I thought that when my dad died I made friends with death.
After the shock, the pain and the suffering that my father wasn’t returning to planet Earth, an acceptance swept over me.
After the aftermath, I gave his death meaning. I made a vow, a promise to both him and myself that I would live for him and he would live through me. I took it upon myself to live a life with purpose and meaning and allow him to see life’s beauty through my eyes.
It sounds so poetic and happily-ever-after, but the pressure of this consumed me. I wanted to live life hard and fast, and I wanted to experience everything all at once. Patience never was my virtue, and, with my father’s death, I only became more impatient. I felt as if I was on this time line and that life was running out. Everything had to happen now, otherwise I’d move on to the next thing.
For a while during my late teens and early 20s, I drowned in this abyss of no man’s land. Never committing to anything—relationships, jobs, countries. I was unsettled and unnerved, and I lived off adrenaline.
I believed that my father would be proud of me, but I was in pain. My emotions fluctuated in the same way that the seasons and weather changed in the United Kingdom, and, before I knew it, I’d burnt out and was resorting to alcohol, cigarettes, and meaningless connections to numb my pain.
I was like the Tasmanian devil, a whirlwind of chaos uprooting everything in my path until finally I burnt out.
Life went back to normal, and my father’s death soon became a distant memory and the drudgery of life unfolded before me as I welcomed it in.
You see, no one can keep up living life in the fast lane, but no one who wants to live a life with meaning can continue their monotony of life without a wake-up call.
So, at 38, 20 years after my father’s passing, I found myself surrounded with people (who I care a great deal about) losing their loved ones. It wasn’t my pain to feel, it wasn’t my story, and neither my journey, however, I took time to speak to the people who knew they were slowly dying.
My only request now is that when I go, please take me quickly and end my suffering in a blink of an eye and therefore the suffering of others that surround me.
I questioned why death was moving closer to me but not close enough for me to mourn. Every corner I turned, someone had lost a husband, a loved one, a baby, or was walking around in the knowledge they were a time bomb waiting to go off.
“How do you live with this uncertainty?” I asked. “Well, I don’t know, I just feel like when it’s my time to go then I will go, and therefore there’s no point in my feeling sad about it.”
I admired the being who sat before me. I know myself well enough to know that if I was given the knowledge that life was passing me by, I’d wallow in a pool of self-pity. I’d feel regret, sadness, and anxiety.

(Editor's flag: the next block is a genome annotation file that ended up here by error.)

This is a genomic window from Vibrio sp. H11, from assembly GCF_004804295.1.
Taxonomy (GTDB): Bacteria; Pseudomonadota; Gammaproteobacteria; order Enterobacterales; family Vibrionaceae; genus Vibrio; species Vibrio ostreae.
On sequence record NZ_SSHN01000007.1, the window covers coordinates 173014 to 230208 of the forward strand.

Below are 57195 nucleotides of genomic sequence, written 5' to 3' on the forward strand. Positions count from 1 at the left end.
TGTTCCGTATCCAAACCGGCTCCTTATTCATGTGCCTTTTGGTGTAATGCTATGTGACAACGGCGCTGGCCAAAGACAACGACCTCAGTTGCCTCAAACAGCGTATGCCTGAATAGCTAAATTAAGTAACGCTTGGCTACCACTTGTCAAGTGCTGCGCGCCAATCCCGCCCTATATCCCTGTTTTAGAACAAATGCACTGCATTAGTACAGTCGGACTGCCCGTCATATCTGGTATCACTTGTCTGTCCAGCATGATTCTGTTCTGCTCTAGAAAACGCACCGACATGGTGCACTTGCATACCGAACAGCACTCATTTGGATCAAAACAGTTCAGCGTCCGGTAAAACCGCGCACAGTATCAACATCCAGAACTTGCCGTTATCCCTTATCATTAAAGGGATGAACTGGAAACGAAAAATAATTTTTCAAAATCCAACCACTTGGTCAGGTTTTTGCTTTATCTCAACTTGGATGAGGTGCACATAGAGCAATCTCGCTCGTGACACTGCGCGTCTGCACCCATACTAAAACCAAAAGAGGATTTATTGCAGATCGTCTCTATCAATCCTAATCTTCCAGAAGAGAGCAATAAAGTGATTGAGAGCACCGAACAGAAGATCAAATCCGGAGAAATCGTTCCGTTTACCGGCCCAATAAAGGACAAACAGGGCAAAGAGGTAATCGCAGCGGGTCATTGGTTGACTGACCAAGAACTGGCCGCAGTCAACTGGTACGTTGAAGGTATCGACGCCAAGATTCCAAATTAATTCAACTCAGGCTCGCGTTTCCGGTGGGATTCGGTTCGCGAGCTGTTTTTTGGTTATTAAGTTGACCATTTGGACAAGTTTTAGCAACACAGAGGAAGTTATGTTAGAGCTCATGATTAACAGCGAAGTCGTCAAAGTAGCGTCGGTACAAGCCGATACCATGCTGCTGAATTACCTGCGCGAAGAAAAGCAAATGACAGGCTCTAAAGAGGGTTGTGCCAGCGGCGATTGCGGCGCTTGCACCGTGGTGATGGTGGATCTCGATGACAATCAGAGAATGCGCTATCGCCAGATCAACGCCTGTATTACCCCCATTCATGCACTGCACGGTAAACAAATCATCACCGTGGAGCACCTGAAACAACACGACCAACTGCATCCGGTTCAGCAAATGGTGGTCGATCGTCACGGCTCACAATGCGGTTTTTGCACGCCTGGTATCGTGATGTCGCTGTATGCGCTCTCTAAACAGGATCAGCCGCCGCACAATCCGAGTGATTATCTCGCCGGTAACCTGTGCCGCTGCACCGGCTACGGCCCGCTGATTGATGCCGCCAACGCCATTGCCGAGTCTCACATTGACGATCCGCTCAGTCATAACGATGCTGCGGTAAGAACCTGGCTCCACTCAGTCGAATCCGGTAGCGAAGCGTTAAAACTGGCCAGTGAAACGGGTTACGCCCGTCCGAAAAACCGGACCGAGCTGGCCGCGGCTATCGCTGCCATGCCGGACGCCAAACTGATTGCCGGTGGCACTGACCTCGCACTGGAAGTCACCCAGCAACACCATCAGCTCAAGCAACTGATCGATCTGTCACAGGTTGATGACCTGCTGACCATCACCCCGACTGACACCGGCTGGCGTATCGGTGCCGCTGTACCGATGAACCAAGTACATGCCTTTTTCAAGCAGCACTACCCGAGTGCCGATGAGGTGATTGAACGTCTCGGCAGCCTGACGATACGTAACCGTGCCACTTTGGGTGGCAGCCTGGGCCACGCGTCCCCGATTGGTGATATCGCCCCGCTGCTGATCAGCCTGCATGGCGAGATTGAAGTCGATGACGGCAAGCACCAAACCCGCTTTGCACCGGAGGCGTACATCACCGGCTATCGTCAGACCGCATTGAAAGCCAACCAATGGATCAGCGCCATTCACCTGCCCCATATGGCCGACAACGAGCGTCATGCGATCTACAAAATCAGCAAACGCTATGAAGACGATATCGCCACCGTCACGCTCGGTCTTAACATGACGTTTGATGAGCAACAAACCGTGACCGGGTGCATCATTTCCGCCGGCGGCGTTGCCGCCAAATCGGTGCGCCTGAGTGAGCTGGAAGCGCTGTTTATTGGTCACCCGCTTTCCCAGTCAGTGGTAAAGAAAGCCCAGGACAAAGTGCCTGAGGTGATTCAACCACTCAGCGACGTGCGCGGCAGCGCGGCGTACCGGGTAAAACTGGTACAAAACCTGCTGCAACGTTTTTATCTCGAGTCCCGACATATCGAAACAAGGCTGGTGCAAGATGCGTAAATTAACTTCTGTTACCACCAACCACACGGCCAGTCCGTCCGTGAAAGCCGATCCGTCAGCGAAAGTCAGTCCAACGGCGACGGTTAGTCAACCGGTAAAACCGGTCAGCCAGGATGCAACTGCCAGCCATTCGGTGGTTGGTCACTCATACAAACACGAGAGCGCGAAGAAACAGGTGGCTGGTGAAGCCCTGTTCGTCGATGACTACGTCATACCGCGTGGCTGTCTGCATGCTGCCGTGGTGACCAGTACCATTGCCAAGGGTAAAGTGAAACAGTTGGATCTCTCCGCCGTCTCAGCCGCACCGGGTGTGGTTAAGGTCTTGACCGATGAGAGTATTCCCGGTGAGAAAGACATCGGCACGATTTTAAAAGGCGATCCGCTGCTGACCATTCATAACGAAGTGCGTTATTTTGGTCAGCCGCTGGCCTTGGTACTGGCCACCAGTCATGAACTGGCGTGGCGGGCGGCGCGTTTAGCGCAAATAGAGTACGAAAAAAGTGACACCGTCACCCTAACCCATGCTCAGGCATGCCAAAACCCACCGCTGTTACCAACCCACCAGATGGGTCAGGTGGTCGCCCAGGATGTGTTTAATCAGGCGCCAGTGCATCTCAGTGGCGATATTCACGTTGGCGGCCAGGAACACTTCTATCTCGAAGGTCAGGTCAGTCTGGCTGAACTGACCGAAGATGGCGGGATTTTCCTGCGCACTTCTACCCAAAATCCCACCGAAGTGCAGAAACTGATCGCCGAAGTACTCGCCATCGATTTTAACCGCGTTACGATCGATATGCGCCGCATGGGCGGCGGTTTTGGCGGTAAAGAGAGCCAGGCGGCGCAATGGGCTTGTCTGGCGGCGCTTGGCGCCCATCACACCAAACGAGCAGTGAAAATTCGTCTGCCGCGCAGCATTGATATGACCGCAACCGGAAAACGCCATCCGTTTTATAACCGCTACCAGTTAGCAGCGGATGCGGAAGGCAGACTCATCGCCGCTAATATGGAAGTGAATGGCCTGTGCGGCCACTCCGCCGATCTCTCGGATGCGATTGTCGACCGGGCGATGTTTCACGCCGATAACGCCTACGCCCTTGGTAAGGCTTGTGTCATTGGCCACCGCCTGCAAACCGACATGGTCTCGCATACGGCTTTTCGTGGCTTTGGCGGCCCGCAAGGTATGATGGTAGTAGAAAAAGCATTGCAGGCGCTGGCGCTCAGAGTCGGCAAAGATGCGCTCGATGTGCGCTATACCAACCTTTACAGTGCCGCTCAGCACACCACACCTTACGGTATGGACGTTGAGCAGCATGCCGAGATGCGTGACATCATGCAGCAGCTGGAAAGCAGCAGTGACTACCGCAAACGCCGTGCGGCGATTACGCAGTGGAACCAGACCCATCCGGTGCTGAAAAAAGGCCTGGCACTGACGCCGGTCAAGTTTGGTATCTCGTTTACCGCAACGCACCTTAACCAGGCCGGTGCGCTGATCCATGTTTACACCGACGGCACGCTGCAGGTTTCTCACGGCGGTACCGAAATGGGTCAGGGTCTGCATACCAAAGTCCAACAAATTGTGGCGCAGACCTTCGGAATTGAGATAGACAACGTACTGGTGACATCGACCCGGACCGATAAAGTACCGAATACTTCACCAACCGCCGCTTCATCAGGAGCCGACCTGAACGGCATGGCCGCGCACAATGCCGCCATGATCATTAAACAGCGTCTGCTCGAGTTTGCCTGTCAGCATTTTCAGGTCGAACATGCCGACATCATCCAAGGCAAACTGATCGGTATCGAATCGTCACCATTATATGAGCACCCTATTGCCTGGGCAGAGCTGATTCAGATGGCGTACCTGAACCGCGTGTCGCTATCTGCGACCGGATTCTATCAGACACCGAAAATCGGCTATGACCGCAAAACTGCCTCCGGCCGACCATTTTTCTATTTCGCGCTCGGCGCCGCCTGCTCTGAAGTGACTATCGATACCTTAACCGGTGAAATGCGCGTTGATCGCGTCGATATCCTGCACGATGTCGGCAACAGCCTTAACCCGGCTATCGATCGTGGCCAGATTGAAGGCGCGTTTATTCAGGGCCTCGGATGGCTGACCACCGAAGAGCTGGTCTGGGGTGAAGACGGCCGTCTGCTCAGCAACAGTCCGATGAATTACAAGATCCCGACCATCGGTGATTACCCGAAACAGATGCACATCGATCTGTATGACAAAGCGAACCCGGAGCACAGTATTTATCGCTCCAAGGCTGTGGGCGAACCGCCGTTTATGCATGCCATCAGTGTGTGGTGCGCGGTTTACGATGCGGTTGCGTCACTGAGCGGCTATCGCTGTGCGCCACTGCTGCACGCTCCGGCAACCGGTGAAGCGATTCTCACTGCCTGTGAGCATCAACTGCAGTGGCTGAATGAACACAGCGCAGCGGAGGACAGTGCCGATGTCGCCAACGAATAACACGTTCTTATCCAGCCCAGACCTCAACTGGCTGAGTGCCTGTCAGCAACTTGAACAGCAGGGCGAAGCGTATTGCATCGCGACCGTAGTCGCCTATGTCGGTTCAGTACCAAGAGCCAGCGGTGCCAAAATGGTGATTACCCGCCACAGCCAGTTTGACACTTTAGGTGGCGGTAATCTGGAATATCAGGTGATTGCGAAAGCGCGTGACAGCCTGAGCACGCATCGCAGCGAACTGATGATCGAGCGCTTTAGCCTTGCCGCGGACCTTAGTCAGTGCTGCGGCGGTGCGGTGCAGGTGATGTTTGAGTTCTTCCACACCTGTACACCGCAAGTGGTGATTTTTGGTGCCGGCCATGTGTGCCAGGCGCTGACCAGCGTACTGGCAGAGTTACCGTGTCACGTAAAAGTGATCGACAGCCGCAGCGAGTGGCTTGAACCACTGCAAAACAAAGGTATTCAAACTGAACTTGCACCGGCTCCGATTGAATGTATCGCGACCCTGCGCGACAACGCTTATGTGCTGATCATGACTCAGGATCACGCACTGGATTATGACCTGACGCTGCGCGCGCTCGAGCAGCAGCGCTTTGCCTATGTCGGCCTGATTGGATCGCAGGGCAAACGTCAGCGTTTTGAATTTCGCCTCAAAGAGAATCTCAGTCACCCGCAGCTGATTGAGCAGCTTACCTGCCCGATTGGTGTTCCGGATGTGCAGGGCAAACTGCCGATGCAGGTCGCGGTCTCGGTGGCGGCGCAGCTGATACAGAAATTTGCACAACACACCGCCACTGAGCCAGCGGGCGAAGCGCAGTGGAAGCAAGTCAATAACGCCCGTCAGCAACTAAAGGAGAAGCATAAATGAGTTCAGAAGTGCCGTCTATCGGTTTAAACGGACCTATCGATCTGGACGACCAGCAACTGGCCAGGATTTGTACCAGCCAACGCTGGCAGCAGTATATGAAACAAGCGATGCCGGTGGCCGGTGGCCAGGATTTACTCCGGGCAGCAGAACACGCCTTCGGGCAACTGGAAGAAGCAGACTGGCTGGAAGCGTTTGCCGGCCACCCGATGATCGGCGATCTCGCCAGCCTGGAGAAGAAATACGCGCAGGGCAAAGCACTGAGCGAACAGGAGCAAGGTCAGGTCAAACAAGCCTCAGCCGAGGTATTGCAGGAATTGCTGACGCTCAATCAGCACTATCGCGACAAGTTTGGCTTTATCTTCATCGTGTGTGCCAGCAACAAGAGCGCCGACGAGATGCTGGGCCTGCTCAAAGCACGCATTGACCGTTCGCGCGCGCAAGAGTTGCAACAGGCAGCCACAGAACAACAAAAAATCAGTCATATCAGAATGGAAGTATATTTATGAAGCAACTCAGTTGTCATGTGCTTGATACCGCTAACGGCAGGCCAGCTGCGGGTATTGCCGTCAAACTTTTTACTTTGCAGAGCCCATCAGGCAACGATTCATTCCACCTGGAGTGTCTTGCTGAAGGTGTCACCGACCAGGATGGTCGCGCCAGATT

When I think about it logically, it’s f*cking ridiculous, because the reality is that we are all going to die. We don’t know when or how, but we know we’re going.
It was only this morning I spoke to a work colleague who’d lost his father in a car accident; “The only comfort we can take is that he didn’t see it coming and died on impact.” And then only moments after that conversation, I spoke to another friend of mine who, whilst comforting me, reminded me of the death of his daughter many, many years ago.
We walk around, obsessed with how we look, whether or not we have enough money, whether people like us or not, and so on and so forth—yet at any given moment our life here can end. It is going to end, but none of us know when. Some of us have a warning or an idea—but the rest of us walk around as if life is infinite.
I find myself fumbling over words whilst I worried I’ll be judged. Second-guessing my decisions and living in the past. I mourn over my dreams that have never transpired and sometimes, admittedly, I feel shame for whom I’ve become and what I’ve failed to fulfill in this lifetime.
But—and a big f*cking but. We should talk about death more, we should acknowledge it and honour it. It is our friend. It reminds us that really, we owe it to ourselves to be happy.
Whilst speaking to my friend today who has lived with this loss of his little girl for decades, “Leigh, you’ve just got to do what makes you feel happy—and if it doesn’t make you happy, then don’t do it.”
The Buddhist monks meditate over dead corpses, and when I heard this I thought it was a sick and cruel ritual. But now I get it.
One day, our physical body will be ashes to ashes and dust to dust, we’ll return back to earth and become a part of it. Of course, I believe that our energy will live on, but not in the way that we currently love and take for granted.
Leave no stone unturned. Be yourself and don’t look back. Love hard and do everything on your bucket list now—not tomorrow. Wear your favourite dress, spend that money that you don’t have travelling, and tell that person you love them.
Because one day you won’t be here, and all of this will just simply be a part of history and no one will ever know.
But you’ll know.